Author(s): Jignesh B. Patel, Kiran M. Patel, Divyang H. Shah, Jimit S. Patel, Charoo S. Garg, Kinjal J. Brahmbhatt, Dhrubo Jyoti Sen

Email(s): dhrubosen69@yahoo.com

DOI: Not Available

Address: Jignesh B. Patel*, Kiran M. Patel, Divyang H. Shah, Jimit S. Patel, Charoo S. Garg, Kinjal J. Brahmbhatt and Dhrubo Jyoti Sen
Department of Pharmaceutical Chemistry, Shri Sarvajanik Pharmacy College, Gujarat Technological University, Arvind Baug, Mehsana-384001, Gujarat, India
*Corresponding Author

Published In:   Volume - 4,      Issue - 8,     Year - 2011


ABSTRACT:
The recent discovery that magnetic resonance imaging can be used to map changes in brain hemodynamics that correspond to mental operations extends traditional anatomical imaging to include maps of human brain function. The ability to observe both the structures and also which structures participate in specific functions is due to a new technique called functional magnetic resonance imaging, fMRI, and provides high resolution, noninvasive reports of neural activity detected by a blood oxygen level dependent signal. This new ability to directly observe brain function opens an array of new opportunities to advance our understanding of brain organization, as well as a potential new standard for assessing neurological status and neurosurgical risk. Functional MRI is based on the increase in blood flow to the local vasculature that accompanies neural activity in the brain. These results in a corresponding local reduction in deoxyhemoglobin because the increase in blood flow occurs without an increase of similar magnitude in oxygen extraction. Thus, deoxyhemoglobin is sometimes referred to as an endogenous contrast enhancing agent, and serves as the source of the signal for fMRI. Consequently, the number of medical and research centers with fMRI capabilities and investigational programs continues to escalate. The main advantages to fMRI as a technique to image brain activity related to a specific task or sensory process include 1) the signal does not require injections of radioactive isotopes, 2) the total scan time required can be very short, i.e., on the order of 1.5 to 2.0 min per run (depending on the paradigm), and 3) the in-plane resolution of the functional image is generally about 1.5 x 1.5 mm although resolutions less than 1 mm are possible. To put these advantages in perspective, functional images obtained by the earlier method of positron emission tomography, PET, require injections of radioactive isotopes, multiple acquisitions, and, therefore, extended imaging times. Further, the expected resolution of PET images is much larger than the usual fMRI pixel size. Additionally, PET usually requires that multiple individual brain images are combined in order to obtain a reliable signal. Consequently, information on a single patient is compromised and limited to a finite number of imaging sessions. Although these limitations may serve many neuroscience applications, they are not optimally suitable to assist in a neurosurgical or treatment plan for a specific individual.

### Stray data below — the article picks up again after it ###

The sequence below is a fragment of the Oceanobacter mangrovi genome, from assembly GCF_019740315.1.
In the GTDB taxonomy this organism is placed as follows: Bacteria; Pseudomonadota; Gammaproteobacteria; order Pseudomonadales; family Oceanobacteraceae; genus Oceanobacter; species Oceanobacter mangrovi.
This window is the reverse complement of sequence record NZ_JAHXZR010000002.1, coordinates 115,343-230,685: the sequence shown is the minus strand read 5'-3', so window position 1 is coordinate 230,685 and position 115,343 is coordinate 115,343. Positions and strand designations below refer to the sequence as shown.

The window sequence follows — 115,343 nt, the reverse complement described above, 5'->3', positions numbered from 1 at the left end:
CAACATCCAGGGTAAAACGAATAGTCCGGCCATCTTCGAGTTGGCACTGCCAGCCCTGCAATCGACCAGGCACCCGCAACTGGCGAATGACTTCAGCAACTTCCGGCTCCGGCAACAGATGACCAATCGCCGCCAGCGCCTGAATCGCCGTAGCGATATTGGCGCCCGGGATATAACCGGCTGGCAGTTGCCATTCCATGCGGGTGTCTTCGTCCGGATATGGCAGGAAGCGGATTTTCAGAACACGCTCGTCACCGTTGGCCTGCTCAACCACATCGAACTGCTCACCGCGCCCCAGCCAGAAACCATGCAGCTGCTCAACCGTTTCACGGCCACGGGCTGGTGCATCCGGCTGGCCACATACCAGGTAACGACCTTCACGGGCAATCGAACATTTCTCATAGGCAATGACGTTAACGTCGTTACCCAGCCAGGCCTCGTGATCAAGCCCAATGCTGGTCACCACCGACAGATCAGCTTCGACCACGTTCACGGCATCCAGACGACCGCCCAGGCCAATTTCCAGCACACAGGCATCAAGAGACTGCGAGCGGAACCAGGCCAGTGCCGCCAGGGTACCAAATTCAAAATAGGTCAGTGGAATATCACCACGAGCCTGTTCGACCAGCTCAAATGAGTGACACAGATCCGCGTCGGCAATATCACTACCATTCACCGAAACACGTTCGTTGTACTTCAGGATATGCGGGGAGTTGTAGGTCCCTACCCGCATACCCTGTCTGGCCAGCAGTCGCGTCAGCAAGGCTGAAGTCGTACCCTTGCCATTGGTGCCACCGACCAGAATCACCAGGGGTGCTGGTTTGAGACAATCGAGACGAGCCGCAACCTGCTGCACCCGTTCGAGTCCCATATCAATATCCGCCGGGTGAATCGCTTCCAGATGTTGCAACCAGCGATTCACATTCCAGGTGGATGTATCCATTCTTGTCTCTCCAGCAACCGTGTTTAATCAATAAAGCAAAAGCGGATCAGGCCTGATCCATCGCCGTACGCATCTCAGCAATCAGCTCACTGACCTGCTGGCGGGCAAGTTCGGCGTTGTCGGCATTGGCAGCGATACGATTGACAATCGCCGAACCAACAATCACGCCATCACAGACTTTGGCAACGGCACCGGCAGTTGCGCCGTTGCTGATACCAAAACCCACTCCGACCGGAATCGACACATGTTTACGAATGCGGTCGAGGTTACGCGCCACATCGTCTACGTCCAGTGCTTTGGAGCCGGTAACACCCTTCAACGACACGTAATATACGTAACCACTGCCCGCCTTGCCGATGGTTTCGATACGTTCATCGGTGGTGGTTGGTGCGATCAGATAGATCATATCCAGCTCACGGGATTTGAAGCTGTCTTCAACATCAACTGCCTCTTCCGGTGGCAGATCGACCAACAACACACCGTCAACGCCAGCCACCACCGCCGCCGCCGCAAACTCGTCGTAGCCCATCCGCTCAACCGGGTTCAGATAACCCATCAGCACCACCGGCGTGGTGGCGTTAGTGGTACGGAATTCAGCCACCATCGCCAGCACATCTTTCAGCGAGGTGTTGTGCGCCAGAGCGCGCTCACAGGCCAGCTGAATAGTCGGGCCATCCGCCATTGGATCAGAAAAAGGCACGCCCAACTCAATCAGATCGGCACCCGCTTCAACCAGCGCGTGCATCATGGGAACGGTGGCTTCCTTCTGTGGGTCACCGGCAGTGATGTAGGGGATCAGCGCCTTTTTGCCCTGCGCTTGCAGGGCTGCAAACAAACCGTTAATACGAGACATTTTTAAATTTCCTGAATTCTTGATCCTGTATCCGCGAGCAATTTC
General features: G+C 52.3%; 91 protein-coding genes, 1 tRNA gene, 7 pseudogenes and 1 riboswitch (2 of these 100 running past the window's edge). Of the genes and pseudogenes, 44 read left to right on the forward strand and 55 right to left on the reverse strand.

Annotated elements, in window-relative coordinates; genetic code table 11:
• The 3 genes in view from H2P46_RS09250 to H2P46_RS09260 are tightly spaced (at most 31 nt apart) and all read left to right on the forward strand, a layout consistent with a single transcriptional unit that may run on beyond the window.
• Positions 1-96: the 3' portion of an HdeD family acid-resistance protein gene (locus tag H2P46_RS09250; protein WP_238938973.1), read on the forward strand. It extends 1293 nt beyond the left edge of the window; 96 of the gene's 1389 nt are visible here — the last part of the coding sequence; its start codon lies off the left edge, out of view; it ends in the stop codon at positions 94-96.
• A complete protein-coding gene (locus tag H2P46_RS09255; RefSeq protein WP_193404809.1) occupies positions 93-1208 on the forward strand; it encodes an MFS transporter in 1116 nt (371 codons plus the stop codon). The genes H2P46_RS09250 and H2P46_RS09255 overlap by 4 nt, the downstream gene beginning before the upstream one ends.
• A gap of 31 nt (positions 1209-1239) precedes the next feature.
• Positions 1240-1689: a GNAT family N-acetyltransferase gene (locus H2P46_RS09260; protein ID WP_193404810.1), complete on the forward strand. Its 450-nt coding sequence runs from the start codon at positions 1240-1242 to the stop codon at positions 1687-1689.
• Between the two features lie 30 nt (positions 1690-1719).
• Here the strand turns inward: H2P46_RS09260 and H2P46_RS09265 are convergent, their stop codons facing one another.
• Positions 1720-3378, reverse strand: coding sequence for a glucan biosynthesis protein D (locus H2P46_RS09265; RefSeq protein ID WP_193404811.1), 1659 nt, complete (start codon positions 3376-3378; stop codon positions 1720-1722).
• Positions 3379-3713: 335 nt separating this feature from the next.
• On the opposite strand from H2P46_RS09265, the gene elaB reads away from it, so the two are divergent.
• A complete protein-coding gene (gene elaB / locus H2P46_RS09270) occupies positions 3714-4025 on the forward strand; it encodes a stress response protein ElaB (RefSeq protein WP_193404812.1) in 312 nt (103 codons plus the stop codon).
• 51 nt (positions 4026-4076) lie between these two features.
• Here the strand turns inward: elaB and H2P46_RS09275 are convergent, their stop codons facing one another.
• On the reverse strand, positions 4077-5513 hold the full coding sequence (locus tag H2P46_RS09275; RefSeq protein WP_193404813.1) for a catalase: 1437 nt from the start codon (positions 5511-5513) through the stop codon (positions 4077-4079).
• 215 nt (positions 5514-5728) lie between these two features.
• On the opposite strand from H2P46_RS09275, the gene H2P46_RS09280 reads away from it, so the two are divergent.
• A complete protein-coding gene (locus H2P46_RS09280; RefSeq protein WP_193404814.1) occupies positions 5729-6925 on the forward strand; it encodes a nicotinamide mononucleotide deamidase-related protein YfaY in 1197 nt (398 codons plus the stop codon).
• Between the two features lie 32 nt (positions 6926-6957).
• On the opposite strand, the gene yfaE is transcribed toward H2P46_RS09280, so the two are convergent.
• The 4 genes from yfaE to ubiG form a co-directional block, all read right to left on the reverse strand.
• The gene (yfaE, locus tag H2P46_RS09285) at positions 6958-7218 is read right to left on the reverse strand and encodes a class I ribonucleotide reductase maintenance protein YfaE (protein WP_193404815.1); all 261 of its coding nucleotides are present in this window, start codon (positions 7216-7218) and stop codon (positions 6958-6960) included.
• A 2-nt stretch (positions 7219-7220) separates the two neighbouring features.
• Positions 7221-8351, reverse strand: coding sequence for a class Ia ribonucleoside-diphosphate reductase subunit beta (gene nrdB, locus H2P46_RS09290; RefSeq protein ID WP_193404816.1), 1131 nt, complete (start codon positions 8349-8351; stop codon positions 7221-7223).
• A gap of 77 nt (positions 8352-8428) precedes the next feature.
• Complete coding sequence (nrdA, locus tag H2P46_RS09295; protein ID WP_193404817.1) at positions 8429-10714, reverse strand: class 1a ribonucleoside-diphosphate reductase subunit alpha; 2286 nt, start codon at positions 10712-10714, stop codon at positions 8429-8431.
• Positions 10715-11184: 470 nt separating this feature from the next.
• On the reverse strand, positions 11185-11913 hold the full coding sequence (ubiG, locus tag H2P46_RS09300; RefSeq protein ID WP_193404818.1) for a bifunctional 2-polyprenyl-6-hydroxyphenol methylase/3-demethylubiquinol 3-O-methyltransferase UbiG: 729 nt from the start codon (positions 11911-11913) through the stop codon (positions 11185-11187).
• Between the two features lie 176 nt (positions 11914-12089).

Cite this article:
Jignesh B. Patel, Kiran M. Patel, Divyang H. Shah, Jimit S. Patel, Charoo S. Garg, Kinjal J. Brahmbhatt, Dhrubo Jyoti Sen. Functional Magnetic Resonance Imaging: A New Diversion in Medical Diagnosis. Research J. Pharm. and Tech. 4(8): August 2011; Page 1167-1176.


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